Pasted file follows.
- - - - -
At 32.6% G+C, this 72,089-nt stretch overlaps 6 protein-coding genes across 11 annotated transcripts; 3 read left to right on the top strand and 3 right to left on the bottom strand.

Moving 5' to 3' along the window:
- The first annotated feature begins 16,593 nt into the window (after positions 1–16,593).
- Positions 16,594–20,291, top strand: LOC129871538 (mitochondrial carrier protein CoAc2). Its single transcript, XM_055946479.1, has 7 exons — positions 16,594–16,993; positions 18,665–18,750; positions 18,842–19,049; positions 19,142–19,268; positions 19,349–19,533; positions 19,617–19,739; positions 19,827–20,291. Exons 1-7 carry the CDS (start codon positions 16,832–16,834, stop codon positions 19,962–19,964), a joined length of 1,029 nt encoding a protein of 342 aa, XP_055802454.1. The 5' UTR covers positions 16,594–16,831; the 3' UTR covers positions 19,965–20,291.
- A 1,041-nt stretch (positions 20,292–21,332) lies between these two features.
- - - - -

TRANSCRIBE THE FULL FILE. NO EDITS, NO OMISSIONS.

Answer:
At 32.6% G+C, this 72,089-nt stretch overlaps 6 protein-coding genes across 11 annotated transcripts; 3 read left to right on the top strand and 3 right to left on the bottom strand.

Moving 5' to 3' along the window:
- The first annotated feature begins 16,593 nt into the window (after positions 1–16,593).
- Positions 16,594–20,291, top strand: LOC129871538 (mitochondrial carrier protein CoAc2). Its single transcript, XM_055946479.1, has 7 exons — positions 16,594–16,993; positions 18,665–18,750; positions 18,842–19,049; positions 19,142–19,268; positions 19,349–19,533; positions 19,617–19,739; positions 19,827–20,291. Exons 1-7 carry the CDS (start codon positions 16,832–16,834, stop codon positions 19,962–19,964), a joined length of 1,029 nt encoding a protein of 342 aa, XP_055802454.1. The 5' UTR covers positions 16,594–16,831; the 3' UTR covers positions 19,965–20,291.
- A 1,041-nt stretch (positions 20,292–21,332) lies between these two features.